Canada: Contamination Is Risky Business For Restructuring Companies And Their Directors And Officers

Last Updated: March 13 2014
Article by Varoujan Arman

This article has been adapted for Blaneys on Business from material published originally in Blaneys on Building.

Two Ontario Court of Appeal decisions released in October 2013, and a settlement of an appeal of a Ministry of the Environment (MOE) order, have set off alarm bells for owners, past owners and would-be buyers of contaminated properties, including their directors and officers.

The court decisions, one concerning Nortel Networks, Inc. and the other concerning Northstar Aerospace, Inc., demonstrate that companies that own contaminated property and that are contemplating restructuring should take a very careful look at whether an insolvency proceeding is the best approach in the circumstances.

The decisions also make it clear that prospective buyers, such as builders, developers and landlords, must be very careful to determine clearly how they can limit their exposure to the liability that may flow from such transactions, especially when the seller is in the midst of insolvency proceedings.

Finally, the lesson that flows from the settlement of an appeal of an MOE order is that current and potential directors and officers of corporations that own, have owned or are thinking about buying a contaminated site should seek legal advice on any personal risks that might be inherent in such ownership.

Background to Nortel

In Nortel, the company, which was insolvent, was undergoing restructuring under the Companies' Creditors Arrangement Act (CCAA). Under the terms of the court order granting Nortel protection from its creditors, the company was granted relief from  cleanup  obligations imposed by the MOE. The lower court found that the MOE order was tantamount to a financial obligation of Nortel because compliance with it would have required Nortel to spend money that would then have escaped the reach of creditors. As a result, the claim was stayed (i.e. put on pause) during the insolvency, just like any creditor's claim. The MOE appealed this, and succeeded, as explained below.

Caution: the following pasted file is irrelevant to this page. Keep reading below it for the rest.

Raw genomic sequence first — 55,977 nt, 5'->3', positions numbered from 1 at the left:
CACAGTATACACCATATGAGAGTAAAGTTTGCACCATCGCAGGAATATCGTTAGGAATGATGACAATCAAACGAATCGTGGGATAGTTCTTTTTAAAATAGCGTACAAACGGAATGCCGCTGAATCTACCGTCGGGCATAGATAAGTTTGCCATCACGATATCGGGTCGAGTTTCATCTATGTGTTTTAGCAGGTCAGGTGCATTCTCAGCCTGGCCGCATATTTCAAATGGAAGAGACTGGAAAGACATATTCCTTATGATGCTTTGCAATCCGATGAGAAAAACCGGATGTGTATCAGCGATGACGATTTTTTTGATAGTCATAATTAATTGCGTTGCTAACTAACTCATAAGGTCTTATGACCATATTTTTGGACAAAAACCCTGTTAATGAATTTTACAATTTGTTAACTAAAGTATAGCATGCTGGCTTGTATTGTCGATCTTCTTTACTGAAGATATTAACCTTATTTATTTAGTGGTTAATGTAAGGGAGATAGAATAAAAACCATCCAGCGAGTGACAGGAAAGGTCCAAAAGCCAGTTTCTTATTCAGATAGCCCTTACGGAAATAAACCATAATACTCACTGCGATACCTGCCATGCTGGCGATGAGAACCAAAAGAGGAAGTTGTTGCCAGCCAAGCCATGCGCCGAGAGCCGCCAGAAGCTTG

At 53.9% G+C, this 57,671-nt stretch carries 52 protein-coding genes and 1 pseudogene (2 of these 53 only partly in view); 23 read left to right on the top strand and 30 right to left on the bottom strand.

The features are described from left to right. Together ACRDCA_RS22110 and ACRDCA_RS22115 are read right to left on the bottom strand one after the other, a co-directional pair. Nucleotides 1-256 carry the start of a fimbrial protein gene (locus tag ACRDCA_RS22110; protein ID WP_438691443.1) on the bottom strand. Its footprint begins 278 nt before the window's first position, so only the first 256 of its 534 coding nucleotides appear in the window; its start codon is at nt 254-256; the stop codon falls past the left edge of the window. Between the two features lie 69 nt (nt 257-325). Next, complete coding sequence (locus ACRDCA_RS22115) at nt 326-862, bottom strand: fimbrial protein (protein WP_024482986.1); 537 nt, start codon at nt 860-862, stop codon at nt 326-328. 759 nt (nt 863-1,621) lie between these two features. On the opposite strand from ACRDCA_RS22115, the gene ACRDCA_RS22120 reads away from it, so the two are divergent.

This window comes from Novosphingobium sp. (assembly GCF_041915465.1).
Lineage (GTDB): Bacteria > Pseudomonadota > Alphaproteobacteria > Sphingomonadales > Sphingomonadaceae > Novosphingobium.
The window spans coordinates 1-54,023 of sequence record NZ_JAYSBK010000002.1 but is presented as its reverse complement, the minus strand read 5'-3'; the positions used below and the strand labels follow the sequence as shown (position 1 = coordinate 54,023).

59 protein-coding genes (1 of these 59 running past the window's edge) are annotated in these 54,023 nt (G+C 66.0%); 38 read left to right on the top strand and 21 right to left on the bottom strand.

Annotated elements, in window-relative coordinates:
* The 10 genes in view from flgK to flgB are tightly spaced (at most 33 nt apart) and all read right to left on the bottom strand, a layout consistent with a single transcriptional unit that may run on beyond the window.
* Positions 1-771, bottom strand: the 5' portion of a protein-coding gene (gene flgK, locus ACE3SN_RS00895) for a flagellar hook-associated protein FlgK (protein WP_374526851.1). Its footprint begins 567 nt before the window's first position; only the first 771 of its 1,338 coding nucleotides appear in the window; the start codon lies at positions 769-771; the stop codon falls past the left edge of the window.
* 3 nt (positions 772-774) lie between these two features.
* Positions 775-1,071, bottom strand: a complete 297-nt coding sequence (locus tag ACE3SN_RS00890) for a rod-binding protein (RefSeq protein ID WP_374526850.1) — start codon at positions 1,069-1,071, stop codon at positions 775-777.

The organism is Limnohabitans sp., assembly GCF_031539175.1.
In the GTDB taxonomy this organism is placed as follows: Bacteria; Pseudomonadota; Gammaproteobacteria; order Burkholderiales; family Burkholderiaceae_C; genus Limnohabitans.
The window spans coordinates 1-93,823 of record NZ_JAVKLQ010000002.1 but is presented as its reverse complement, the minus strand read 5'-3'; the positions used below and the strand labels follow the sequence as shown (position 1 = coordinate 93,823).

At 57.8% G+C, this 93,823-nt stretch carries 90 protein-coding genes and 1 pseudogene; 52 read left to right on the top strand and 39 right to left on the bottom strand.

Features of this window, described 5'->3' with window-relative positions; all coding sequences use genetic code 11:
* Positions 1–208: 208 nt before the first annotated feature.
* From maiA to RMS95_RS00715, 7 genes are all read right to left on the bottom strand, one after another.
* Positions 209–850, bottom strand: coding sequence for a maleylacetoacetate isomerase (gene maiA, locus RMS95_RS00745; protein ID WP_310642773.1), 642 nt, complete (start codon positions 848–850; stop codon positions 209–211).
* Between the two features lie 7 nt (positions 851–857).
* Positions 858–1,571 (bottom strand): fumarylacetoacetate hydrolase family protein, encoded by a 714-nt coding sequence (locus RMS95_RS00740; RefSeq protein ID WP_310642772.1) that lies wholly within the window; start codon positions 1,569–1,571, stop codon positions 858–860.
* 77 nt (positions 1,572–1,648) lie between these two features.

When Clean-Up Orders Will Trump, and When They Won't

In coming to its Nortel decision, the Court of Appeal referred to the Supreme Court of Canada decision in AbitibiBowater. In this case, remediation orders were found to be subject to the insolvency process. The circumstances, however, were unique. The province would perform the remediation work itself and only then seek reimbursement. As a result, the MOE became a creditor, and so its claim was stayed.

In Nortel, the Court of Appeal distinguished AbitibiBowater. The court found that it was not clear that the MOE's sole option in Nortel's specific situation was to perform the remediation itself and only then seek reimbursement. Accordingly, the MOE orders in Nortel were not found to constitute orders to pay and therefore were not subject to the stay imposed by the insolvency proceeding. By virtue of Nortel being obliged to comply with the MOE's orders during the restructuring process, the ministry was effectively granted priority over creditors.